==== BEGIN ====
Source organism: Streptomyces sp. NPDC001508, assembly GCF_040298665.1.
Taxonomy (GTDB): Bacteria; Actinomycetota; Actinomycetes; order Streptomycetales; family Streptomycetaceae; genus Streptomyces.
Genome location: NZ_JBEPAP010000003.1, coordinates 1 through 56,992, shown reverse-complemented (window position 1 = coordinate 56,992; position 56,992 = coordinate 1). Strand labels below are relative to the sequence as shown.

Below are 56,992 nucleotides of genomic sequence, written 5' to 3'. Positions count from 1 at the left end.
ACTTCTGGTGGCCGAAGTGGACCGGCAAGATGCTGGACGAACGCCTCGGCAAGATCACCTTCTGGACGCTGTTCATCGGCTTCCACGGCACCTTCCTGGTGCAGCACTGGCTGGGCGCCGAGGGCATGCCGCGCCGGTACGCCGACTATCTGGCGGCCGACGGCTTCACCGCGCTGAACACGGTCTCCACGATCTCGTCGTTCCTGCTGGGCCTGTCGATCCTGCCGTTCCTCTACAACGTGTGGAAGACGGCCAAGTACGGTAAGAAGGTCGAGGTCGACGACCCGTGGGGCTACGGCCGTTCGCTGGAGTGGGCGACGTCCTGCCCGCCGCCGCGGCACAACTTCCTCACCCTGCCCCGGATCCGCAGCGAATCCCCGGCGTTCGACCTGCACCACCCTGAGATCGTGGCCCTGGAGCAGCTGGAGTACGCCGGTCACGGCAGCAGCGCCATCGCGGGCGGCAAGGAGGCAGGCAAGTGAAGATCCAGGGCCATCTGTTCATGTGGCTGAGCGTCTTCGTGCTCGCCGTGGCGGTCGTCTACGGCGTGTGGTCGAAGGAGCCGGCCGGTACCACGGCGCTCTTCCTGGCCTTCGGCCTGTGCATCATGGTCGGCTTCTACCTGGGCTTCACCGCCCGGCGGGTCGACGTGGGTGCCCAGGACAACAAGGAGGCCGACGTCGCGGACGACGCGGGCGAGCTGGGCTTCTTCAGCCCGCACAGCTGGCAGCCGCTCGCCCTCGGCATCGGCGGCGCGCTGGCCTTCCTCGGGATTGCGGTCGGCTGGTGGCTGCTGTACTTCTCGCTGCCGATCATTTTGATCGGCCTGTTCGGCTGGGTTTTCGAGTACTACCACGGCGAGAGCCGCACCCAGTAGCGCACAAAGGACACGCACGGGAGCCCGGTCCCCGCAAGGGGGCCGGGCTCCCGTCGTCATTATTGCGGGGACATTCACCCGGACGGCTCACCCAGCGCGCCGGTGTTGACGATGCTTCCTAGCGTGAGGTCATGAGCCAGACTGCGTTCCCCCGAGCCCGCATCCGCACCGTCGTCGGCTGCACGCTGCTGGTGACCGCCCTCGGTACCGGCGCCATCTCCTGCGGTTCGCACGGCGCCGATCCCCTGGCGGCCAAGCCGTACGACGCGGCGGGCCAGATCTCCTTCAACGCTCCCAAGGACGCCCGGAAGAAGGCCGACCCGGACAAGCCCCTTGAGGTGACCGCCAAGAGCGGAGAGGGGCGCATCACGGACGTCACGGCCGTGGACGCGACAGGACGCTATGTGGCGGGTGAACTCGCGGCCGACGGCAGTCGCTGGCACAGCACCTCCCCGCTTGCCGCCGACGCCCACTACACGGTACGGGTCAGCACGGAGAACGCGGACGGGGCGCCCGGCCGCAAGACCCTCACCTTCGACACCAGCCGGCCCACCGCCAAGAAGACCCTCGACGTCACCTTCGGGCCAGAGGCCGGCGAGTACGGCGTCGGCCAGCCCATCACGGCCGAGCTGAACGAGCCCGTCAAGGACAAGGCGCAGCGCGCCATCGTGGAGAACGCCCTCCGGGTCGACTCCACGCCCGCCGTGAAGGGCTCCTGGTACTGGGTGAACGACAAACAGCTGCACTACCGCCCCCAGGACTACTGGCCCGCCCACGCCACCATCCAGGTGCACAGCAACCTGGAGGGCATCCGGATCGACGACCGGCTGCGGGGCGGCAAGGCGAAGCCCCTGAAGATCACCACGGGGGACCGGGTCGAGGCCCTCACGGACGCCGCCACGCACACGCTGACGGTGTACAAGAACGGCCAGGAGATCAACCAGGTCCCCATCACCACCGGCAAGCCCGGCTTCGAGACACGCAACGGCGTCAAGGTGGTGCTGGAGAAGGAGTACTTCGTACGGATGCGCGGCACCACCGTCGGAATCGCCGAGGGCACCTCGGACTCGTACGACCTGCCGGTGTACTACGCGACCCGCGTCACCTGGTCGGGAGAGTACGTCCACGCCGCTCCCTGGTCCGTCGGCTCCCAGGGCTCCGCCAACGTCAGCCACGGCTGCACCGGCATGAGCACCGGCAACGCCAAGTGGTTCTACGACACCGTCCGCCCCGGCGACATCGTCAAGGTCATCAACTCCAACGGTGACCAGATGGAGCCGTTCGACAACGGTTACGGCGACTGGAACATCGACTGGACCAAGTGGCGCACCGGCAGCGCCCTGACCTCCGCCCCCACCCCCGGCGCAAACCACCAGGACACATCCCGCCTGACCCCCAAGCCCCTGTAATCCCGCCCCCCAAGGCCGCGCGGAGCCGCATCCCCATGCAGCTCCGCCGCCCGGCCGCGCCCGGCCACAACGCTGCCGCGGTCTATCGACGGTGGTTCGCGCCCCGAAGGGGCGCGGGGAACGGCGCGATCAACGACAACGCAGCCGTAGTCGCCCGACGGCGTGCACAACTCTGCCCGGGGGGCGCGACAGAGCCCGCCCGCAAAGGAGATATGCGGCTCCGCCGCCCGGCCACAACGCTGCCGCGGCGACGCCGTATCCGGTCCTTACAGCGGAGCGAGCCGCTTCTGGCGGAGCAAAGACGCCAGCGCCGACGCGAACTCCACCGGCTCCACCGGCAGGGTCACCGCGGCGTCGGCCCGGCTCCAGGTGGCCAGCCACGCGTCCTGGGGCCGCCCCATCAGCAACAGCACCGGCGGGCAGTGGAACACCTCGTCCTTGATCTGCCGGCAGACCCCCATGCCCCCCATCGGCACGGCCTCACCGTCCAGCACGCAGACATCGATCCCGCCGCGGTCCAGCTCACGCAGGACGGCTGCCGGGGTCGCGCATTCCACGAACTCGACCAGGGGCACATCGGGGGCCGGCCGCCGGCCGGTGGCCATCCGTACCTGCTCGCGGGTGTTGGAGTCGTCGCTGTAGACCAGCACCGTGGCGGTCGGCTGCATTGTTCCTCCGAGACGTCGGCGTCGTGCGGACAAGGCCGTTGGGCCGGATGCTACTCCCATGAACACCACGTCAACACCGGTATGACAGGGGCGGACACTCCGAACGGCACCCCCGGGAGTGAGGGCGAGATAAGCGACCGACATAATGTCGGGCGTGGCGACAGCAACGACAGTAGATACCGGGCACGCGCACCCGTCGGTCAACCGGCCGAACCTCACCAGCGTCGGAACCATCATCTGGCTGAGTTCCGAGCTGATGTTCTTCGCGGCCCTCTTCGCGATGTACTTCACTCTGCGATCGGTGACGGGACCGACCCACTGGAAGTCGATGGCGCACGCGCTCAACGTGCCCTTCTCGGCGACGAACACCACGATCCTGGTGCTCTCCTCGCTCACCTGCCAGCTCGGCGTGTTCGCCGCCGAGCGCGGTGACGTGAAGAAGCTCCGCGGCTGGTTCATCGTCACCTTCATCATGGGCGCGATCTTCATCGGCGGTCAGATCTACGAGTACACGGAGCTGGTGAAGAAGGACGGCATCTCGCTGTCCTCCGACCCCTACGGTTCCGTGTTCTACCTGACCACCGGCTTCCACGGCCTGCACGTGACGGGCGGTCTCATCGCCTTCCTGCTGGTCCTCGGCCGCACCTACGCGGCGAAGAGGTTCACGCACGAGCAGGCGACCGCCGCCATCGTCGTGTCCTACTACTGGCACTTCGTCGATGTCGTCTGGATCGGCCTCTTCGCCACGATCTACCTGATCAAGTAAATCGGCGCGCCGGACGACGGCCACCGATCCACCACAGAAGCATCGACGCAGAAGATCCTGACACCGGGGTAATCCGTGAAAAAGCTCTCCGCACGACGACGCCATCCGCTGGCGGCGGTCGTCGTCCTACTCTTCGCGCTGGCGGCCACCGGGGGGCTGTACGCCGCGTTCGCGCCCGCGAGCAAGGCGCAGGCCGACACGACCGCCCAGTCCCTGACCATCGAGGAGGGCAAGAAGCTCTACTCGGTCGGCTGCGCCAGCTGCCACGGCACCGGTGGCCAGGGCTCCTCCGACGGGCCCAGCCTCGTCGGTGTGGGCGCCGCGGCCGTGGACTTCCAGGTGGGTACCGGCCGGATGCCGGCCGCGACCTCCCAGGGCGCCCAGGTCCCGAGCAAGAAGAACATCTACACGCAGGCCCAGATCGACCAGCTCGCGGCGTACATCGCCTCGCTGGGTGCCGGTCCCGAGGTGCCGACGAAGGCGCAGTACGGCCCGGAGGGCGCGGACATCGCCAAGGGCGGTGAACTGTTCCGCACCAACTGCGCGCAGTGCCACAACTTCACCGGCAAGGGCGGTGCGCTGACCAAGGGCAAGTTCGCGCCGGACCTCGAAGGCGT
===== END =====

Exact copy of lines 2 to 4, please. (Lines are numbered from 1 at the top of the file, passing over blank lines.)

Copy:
Taxonomy (GTDB): Bacteria; Actinomycetota; Actinomycetes; order Streptomycetales; family Streptomycetaceae; genus Streptomyces.
Genome location: NZ_JBEPAP010000003.1, coordinates 1 through 56,992, shown reverse-complemented (window position 1 = coordinate 56,992; position 56,992 = coordinate 1). Strand labels below are relative to the sequence as shown.

Below are 56,992 nucleotides of genomic sequence, written 5' to 3'. Positions count from 1 at the left end.